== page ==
Here I've been wondering why my Saanen/Nubian doe (aptly named Sanuba) has such silent heats and why I could never catch her in heat, and it turns out she's the only one that actually caught when the Saanen buck came to visit last November. I was totally unprepared, had not been feeding this doe as if she were pregnant, had never seen her responsive to the buck at all, so it was a shock when I went out to the barn last Sunday (April 17th), looked in the communal stall, and saw two little kids wobbling around, the doe still cleaning them off, a black and white buckling and an all-white, Saanen-looking doeling..
Unfortunately, all was not well. I suspect one of them was malpresented, because my poor doe was very reluctant to stand. She'd struggle to her feet, stay up for a minute or two at most, and down she'd go again. This is not normal. I wanted to pull the kids, because the doe is CAE positive, but I was frantically trying to track down some colostrum to feed them. Thank goodness for good friends and neighbors! KelLee, my neighbor down the road, quickly came over to help me get the doe up, check her over, and see what we could do to give Sanuba some incentive to stand on her own. She was definitely acting sore. KelLee had some colostrum at home, so I followed her there to get it, and when I returned, the placenta had passed and the doe had eaten almost all of it. KelLee and my son Shawn had taught the doeling to nurse while the doe was lying down, but the buckling was very hungry.
Ironic, isn't it, that the doeling, who I'd most have liked NOT to nurse, was the one who latched on quickly? Ah, well. The buckling quickly took to the bottle, and the doeling absolutely refused to have anything to do with it. Shawn helped me get the doe up and hold her up for 4-5 minutes so the kids could nurse more easily. After 5 hours, I realized I hadn't seen her drink, so I offered her some water. You could almost see the lightbulbs go on! Water! Omigosh, I'm thirsty. She struggled up and walked gingerly to the water bucket and drank deeply. I dragged over a bale of good second-crop hay, and she munched as she lay with her kids. I gave doe and kids a dose of Arnica shortly after the birthing, and later gave Sanuba a dose of Bryonia, as it seemed to match her symptoms well--thirstless, reluctance to move.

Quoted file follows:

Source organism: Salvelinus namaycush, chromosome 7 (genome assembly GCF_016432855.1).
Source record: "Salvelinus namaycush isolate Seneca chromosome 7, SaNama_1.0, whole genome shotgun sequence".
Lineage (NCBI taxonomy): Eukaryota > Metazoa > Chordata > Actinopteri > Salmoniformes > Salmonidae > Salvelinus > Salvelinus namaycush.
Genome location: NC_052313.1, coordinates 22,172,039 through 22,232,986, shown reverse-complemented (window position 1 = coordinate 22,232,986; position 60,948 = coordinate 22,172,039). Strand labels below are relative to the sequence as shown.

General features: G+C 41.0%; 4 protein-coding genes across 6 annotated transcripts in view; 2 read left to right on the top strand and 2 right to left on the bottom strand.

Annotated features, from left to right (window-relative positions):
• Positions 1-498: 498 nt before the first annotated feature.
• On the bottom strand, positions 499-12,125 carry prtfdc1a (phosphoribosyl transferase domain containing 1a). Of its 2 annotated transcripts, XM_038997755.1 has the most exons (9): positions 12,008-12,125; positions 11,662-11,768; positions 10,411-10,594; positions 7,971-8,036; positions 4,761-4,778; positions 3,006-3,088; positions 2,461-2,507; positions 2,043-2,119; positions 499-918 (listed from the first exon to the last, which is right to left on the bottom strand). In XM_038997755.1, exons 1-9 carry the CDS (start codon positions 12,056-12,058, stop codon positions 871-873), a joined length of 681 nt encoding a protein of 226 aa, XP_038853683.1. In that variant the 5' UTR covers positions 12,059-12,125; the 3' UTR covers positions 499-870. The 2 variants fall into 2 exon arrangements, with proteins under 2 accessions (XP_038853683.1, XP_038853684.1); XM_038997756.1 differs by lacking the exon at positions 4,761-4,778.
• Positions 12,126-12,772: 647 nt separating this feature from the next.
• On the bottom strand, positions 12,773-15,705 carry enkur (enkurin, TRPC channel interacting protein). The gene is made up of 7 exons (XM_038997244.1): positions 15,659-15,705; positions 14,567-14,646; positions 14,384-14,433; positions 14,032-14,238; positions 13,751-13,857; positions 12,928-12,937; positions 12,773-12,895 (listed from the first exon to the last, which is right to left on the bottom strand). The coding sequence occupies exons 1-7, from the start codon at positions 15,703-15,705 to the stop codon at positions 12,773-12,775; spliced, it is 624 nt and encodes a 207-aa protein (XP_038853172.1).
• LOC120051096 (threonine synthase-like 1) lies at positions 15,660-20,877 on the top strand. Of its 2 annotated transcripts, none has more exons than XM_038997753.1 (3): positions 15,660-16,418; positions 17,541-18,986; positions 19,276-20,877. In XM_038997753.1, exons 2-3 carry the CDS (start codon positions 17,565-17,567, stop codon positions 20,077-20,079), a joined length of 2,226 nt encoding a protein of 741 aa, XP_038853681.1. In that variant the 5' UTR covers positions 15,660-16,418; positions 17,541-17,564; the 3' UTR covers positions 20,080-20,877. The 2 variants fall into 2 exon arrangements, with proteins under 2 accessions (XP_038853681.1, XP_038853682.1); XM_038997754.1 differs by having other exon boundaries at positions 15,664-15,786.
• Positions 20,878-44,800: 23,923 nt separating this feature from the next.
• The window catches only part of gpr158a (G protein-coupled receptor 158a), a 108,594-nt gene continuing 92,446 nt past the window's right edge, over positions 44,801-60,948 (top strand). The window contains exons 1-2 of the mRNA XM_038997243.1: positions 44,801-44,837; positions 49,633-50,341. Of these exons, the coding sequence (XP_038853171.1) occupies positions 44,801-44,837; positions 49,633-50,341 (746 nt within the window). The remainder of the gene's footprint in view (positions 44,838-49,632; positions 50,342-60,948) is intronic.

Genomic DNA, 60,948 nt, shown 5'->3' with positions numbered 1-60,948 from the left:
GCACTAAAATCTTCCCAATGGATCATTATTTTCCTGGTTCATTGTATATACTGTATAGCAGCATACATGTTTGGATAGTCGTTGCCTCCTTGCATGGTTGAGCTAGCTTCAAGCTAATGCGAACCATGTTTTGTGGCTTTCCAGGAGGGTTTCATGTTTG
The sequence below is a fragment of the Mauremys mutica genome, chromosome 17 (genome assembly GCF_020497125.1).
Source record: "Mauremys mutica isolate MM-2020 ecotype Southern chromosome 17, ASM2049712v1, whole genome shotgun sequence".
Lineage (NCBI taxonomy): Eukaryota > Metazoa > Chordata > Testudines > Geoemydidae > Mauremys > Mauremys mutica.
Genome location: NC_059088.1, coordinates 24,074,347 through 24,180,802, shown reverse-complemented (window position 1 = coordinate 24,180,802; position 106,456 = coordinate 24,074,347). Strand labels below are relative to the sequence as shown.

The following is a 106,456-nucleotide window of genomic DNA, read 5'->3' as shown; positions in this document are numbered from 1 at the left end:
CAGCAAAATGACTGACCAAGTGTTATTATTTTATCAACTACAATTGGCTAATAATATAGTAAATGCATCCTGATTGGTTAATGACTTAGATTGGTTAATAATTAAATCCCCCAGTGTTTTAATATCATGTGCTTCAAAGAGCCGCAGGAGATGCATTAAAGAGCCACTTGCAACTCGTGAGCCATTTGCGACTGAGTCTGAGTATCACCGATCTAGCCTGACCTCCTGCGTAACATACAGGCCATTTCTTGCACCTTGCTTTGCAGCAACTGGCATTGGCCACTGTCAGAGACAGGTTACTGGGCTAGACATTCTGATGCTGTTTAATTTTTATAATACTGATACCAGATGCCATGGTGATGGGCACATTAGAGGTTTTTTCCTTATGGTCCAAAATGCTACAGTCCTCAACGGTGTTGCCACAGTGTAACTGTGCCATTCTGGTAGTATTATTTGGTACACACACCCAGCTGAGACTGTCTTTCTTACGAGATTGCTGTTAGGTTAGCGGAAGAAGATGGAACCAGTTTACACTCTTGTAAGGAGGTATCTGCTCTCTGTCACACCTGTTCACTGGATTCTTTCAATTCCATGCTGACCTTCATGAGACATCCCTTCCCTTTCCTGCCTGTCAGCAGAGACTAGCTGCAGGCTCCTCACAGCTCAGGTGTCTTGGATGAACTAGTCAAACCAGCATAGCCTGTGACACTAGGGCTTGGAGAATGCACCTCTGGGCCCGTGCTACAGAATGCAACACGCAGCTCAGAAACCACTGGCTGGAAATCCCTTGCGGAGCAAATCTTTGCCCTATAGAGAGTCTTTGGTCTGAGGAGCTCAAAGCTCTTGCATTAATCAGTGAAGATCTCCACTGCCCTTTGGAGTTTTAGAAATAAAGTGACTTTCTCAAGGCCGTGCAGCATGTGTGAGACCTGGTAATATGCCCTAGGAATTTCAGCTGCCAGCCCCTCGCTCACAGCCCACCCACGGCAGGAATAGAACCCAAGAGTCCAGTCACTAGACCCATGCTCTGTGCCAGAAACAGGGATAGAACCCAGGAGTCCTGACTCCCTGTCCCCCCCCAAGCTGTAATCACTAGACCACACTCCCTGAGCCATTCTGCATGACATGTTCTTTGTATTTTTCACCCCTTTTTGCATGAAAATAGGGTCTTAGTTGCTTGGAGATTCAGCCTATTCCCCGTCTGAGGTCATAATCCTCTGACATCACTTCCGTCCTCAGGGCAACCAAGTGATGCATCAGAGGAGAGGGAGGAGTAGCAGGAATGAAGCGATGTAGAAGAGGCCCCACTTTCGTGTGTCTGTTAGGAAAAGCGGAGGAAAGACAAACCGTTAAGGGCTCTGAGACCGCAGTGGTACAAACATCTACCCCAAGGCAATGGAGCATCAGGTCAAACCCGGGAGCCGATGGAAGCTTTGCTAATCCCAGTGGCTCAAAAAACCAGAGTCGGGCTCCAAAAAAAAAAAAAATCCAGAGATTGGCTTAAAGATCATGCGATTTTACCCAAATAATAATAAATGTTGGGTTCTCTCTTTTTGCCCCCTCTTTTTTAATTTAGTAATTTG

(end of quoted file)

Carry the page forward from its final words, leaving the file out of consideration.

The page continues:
Throught the night I fed the buckling and checked the doe. By morning, it was clear that she was not improving. I'd already talked to my local vet, so I called her again and confirmed that she was needed. A shot of Banamine and a shot of a long-acting antibiotic, a look at 3 other critters on the farm, and I was poorer by some $200+ but easier in my mind.
Next day, Sanuba was up and moving around, but had congested udder. That is, edema of the udder. The udder was cool to the touch, not red, but hard to the touch, and very little milk. At that point, I emailed Glen Dupree, a homeopathic vet I think very highly of, having taken a class from him at MOFGA. He gave me instructions on what remedies to give and when, and advised me to alternate hot and cold compresses twice a day. Ugh. I don't know which finds it more disagreeable, the doe or I, but we're both carrying on.
Today her udder is noticeably softer, and instead of getting barely a squirt and working at getting a teaspoonful, I actually got 1/4 cup of milk tonight. :) Hooray! Any milk I get is fed back to the doe, disguised as a coating for grain. She's not like Beatrice, who readily slurps down milk or kefir.
As I looked into her stall tonight and watched the kids bouncing all around, rearing up, bucking, and racing in circles, I know why I love husbandry. I may have come late to the farm, but it's been in my blood for generations. My grandfather walked these fields and woods with me when I was a child and instilled a love of the land. This is the way life is supposed to be.